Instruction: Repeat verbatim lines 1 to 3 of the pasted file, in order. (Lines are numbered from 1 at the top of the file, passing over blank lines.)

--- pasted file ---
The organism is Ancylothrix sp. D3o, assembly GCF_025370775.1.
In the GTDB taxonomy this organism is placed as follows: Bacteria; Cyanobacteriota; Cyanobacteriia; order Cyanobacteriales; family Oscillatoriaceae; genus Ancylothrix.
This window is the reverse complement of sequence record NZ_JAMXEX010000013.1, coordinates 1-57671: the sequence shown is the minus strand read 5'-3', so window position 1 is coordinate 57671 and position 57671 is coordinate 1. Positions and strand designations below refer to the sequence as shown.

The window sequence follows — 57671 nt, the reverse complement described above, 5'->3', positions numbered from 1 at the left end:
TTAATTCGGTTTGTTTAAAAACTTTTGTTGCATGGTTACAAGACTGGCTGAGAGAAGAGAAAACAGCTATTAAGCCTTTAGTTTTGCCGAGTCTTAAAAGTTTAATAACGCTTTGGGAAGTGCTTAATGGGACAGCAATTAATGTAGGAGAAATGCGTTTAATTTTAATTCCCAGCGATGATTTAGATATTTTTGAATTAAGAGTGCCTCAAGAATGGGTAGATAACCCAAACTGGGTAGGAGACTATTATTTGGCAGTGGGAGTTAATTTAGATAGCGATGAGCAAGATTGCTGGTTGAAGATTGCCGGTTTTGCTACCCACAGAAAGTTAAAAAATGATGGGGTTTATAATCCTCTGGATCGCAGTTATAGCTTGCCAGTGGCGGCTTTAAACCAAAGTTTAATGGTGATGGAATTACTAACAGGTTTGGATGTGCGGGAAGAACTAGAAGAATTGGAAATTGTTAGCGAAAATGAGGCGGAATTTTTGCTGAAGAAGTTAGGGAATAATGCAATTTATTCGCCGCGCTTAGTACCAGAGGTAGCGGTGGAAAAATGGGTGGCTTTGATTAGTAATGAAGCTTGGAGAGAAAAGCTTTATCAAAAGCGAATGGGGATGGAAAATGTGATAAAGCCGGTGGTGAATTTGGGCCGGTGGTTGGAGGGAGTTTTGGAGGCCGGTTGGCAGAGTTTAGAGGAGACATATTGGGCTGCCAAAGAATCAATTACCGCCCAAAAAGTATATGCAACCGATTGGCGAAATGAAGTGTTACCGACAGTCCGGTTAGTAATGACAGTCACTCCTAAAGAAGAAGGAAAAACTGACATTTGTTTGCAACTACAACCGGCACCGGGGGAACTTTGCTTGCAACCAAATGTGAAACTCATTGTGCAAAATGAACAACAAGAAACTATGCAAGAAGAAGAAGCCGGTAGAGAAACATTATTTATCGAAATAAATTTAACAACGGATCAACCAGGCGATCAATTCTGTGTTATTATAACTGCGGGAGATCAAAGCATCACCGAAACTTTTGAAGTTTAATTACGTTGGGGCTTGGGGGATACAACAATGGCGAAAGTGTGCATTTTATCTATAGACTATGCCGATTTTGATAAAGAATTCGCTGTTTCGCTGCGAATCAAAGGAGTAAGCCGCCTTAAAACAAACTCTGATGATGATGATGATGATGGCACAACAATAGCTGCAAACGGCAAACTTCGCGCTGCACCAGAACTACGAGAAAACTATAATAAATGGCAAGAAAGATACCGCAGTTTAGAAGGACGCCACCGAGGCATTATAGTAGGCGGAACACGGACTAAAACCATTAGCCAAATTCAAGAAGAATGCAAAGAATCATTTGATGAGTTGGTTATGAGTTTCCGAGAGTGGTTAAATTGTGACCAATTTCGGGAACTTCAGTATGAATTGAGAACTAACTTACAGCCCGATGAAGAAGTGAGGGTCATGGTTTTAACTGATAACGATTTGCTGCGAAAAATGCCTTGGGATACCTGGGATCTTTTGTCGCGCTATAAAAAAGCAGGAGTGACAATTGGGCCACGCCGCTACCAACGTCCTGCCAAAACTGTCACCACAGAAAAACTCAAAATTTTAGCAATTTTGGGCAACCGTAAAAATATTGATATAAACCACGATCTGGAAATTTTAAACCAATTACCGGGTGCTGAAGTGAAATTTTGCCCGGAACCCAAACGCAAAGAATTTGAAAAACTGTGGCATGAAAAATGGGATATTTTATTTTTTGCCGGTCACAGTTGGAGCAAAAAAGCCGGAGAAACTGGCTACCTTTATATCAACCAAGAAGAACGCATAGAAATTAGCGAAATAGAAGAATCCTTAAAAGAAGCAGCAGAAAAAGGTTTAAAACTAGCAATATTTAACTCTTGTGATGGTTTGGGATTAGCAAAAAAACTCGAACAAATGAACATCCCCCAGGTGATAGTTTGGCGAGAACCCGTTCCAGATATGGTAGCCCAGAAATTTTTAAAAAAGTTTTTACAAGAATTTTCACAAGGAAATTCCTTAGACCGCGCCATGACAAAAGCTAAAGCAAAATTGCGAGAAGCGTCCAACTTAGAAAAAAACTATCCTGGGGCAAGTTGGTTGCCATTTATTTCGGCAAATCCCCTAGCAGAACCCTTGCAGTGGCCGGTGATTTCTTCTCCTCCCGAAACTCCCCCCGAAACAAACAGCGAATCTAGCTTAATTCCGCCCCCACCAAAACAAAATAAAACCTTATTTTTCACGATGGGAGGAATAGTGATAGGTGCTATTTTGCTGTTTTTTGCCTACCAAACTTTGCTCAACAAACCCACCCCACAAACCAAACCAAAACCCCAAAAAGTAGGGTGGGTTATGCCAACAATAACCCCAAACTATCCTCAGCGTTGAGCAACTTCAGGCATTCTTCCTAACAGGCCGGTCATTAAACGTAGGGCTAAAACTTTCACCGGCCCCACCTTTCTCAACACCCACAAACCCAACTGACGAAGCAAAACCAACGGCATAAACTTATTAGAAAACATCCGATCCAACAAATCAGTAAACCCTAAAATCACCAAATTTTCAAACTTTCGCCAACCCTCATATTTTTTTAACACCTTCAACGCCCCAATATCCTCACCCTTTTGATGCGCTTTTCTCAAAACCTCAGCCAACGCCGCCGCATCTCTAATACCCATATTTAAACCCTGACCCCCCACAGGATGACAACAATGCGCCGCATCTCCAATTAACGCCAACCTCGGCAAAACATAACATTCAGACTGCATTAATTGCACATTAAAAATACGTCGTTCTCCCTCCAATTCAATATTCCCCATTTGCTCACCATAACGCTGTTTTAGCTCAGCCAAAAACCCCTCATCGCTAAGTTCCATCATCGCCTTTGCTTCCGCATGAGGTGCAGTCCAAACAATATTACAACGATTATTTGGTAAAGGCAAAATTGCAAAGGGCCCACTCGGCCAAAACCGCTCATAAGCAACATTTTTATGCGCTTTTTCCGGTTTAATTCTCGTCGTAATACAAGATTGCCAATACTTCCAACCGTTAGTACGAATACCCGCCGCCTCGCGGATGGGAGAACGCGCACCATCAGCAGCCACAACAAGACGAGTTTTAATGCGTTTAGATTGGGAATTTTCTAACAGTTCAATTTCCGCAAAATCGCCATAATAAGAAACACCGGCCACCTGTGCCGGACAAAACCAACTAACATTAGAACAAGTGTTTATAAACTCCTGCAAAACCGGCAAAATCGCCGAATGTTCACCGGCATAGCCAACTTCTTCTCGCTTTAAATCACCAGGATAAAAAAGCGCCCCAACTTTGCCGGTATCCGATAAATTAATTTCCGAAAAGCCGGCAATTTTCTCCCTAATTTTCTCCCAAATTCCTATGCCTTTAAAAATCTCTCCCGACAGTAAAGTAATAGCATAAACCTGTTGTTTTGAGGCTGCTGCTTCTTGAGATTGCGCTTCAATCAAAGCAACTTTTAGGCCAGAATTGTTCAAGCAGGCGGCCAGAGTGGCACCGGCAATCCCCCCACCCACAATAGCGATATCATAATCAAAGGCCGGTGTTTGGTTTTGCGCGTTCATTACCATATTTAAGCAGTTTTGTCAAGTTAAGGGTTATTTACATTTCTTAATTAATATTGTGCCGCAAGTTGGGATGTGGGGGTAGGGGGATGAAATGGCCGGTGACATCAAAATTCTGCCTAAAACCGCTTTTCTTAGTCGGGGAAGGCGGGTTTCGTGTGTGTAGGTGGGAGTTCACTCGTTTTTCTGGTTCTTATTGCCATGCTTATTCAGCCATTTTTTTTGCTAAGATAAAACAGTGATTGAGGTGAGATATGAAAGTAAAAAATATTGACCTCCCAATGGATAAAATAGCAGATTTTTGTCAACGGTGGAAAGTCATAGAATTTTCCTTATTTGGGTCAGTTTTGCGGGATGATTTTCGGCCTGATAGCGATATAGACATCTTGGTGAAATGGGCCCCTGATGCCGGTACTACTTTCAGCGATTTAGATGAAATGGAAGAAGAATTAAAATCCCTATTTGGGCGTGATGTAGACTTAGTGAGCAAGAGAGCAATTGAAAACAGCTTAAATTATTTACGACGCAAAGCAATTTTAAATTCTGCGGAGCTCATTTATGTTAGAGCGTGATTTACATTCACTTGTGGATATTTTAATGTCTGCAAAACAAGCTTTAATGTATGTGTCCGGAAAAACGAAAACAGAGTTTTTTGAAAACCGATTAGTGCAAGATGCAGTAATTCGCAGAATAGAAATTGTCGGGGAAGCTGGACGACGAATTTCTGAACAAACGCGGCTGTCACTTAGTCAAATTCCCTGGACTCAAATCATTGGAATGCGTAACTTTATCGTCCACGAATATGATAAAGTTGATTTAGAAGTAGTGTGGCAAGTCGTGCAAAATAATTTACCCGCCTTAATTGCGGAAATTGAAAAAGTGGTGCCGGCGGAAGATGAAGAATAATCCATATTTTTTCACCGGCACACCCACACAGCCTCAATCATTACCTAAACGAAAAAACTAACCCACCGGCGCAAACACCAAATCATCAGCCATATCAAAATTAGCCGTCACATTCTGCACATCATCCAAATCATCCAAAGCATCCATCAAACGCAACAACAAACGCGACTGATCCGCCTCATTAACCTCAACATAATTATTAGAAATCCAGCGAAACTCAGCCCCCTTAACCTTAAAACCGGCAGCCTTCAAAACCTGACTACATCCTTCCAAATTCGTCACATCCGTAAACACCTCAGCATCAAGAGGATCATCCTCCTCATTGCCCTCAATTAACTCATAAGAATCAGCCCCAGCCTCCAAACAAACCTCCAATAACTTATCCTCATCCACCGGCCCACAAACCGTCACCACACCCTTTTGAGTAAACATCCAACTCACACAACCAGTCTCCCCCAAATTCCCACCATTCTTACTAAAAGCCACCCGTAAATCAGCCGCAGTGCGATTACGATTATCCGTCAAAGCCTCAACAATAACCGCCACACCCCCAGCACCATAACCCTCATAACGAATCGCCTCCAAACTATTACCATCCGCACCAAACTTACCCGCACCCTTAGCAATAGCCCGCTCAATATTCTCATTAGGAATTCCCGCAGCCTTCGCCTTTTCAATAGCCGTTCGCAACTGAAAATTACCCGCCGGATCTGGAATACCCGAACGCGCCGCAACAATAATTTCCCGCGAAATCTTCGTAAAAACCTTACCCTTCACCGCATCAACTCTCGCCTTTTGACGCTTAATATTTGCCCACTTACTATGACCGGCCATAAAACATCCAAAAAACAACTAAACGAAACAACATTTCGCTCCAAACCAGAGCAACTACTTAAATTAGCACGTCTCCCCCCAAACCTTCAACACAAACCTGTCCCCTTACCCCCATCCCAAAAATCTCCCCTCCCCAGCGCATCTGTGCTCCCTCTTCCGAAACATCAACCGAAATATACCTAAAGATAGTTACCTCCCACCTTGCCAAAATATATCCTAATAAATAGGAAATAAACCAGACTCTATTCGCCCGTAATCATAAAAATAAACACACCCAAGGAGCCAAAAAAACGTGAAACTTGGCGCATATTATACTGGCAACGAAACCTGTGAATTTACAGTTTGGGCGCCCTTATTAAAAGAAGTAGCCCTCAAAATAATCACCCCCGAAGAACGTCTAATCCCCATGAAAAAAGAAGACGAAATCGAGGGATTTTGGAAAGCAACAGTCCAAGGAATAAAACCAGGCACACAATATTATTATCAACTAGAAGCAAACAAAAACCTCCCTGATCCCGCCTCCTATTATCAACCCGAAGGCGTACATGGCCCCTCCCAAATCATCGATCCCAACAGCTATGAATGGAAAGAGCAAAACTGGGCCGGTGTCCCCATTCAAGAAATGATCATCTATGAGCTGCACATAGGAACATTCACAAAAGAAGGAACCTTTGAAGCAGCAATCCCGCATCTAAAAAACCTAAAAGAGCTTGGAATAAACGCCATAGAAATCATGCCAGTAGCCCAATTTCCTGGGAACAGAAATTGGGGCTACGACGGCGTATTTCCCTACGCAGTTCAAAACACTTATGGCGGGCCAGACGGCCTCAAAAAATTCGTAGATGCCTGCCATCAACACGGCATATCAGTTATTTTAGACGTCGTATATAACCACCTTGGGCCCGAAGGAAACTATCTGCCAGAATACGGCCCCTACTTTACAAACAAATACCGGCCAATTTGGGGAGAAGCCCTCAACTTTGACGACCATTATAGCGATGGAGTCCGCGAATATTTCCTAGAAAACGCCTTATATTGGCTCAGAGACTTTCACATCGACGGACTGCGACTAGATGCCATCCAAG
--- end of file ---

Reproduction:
The organism is Ancylothrix sp. D3o, assembly GCF_025370775.1.
In the GTDB taxonomy this organism is placed as follows: Bacteria; Cyanobacteriota; Cyanobacteriia; order Cyanobacteriales; family Oscillatoriaceae; genus Ancylothrix.
This window is the reverse complement of sequence record NZ_JAMXEX010000013.1, coordinates 1-57671: the sequence shown is the minus strand read 5'-3', so window position 1 is coordinate 57671 and position 57671 is coordinate 1. Positions and strand designations below refer to the sequence as shown.